Professor Tom Parker started teaching during the 1960s, and brought his experience and insight to Drury in 1983. Although Tom could have retired five years ago, he continues to teach, "because I love teaching." At the right, he strikes a pose in front of "Raising a Temple" at the 2001 faculty show in Cox Gallery. Just before the start of the fall 2001 semester, he shared his views on the arts with University Communications staff.
You teach art at a liberal arts university. Without stepping on toes too much, why is that a significant distinction?
In a democracy, there is a necessity for the citizens to learn how to deal with creativity, and deal with it responsibly. Sadly, most institutions don't offer students that experience. The basis of the art department at Drury was built under the rubric of creativity. We are less interested in teaching a canon, skill or technique than we are in encouraging students to identify and go with their creative impulses.
Define creativity for us?
Creativity is the exercise of freedom. Creativity allows students to pursue an unexpected agenda. Not all classes that have to do with the arts are creative. Obviously, we teach art history. We teach basic skills; students learn how to draw and make paintings that stay on the canvas. But creativity, as far as I'm concerned, is working outside the existing paradigm. That's what I mean by creativity - that feeling of thinking outside the box; making something which by definition goes against the culture. We avoid an aesthetic canon, except to get students involved in their own creative impulses. Students are not told what to do or what the result must be. Occasionally, we have a student who rises to the challenge.
The art department at Drury is an oasis, a haven, a safe refuge for diversity. It is not a token of diversity. The function of art in the 21st century is to provide a safe venue to try out concepts freely. Name one other place in our culture where we have that freedom? The arts are the most benign, safe place to be creative, to exercise that freedom.
Does Drury offer students the chance to exercise that freedom?
The art department for the past 20 years has been a home for the kids who need autonomy. Some may call them misfits, perhaps self-selected misfits, but it's really been quite a different place than any other place on campus. We give the students a place where they have some autonomy. They're really not told what they have to do or how their project has to come out.
We've definitely been counter-culture. It's been kind of difficult making that fit with Drury, keeping it in the institution. A lot of credit should go to John Moore and Steve Good for their support ... It's a self-selected thing, we feel more comfortable on the margin.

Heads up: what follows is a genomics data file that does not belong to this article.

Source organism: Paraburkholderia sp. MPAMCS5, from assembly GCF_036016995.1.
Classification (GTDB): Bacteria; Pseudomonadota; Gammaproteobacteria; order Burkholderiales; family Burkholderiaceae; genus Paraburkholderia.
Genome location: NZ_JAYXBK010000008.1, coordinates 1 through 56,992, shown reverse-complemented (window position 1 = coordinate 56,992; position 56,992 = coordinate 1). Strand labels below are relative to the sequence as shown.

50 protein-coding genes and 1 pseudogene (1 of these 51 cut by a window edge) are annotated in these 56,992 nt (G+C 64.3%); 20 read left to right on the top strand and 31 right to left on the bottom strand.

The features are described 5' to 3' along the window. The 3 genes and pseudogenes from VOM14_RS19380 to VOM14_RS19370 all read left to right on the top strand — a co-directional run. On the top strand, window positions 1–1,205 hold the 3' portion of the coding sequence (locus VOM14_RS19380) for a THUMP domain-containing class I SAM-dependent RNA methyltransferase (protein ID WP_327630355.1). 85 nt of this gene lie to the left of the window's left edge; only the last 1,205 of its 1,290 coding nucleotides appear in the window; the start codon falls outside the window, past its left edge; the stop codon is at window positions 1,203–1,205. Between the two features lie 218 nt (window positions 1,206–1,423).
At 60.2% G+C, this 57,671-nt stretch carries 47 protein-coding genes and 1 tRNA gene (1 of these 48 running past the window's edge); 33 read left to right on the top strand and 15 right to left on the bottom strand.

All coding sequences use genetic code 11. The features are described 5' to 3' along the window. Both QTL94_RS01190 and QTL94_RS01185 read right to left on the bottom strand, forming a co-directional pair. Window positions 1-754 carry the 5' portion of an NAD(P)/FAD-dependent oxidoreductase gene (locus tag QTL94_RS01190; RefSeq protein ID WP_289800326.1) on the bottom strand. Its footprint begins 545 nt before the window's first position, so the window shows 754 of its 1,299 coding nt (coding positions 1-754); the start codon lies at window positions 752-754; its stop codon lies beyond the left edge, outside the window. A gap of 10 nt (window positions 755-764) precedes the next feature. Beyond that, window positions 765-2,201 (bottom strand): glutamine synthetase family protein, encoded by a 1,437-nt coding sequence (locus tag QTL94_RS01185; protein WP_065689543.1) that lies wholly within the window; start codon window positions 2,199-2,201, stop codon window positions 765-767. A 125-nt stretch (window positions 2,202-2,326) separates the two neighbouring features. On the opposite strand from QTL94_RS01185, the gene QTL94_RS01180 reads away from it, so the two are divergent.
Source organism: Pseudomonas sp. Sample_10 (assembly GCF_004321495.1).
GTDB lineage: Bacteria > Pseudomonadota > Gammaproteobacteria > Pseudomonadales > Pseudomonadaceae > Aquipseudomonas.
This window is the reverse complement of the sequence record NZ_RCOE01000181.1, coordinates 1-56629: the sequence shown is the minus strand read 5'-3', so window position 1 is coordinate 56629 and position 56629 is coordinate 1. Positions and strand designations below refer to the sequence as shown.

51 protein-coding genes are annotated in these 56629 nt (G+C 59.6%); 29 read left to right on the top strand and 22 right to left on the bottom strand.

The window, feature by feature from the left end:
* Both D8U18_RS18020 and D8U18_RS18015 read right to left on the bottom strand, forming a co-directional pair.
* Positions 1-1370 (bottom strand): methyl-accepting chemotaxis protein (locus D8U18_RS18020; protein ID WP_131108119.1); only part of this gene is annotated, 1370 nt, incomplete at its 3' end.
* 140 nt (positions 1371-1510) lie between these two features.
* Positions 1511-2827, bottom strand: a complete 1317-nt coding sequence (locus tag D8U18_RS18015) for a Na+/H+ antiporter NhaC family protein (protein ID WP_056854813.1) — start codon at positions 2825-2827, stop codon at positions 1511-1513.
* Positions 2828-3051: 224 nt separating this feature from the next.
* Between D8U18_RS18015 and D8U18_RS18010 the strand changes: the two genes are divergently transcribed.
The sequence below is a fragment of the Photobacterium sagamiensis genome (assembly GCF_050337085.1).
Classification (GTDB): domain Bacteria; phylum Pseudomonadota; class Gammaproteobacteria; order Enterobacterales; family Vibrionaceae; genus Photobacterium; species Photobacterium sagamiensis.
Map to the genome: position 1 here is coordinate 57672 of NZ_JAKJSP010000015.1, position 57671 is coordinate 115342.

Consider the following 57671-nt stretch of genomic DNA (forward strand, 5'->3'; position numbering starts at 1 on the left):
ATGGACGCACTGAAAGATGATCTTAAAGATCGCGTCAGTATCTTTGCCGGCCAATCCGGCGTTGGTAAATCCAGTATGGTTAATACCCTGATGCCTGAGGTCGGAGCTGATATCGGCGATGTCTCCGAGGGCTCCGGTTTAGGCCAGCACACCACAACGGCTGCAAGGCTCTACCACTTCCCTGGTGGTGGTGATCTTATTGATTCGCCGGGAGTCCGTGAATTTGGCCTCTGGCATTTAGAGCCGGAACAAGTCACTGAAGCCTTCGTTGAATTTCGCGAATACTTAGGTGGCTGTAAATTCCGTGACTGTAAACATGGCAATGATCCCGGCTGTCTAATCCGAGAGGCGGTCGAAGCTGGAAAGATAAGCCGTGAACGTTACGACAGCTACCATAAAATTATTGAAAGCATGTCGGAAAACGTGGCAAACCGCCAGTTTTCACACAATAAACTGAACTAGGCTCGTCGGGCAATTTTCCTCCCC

You can only go on for so long in a marginal sort of way before you put your money on the line and say, "Yes, we do have an art department that is doing important work." The new art center gives us the chance to do that. It's time.
Tell us about some of the department's accomplishments. What are you proud of?
One of the first things we did was to launch the architecture program. It came out of the art department. We established it and then had the good sense to let it go. We still collaborate between programs - foundation, history and basic skills courses - but we are separate programs.
The focus and success of the art department has been a revitalization of the arts, both on the Drury campus and in southwest Missouri. We have freedom in our exhibitions at the Cox Art Gallery. We've been able to expand the program from a single studio arts major to three different majors: studio art, art history, and design arts. We've also assisted in the development of the arts administration degree.
From your perspective, what one thing would be most detrimental to the arts?
There is always a tension between an institution and a group of people who enjoy testing the boundaries of creativity within the desire to be visible on the campus. That tension is crucial. There is nothing worse for art than to be in a place that is completely permissive. It is very difficult to keep your freedom in perspective. The true test of creativity is to be truly creative in a system that has no constraints. That is the end stage, and it's truly disconcerting to be in that stage.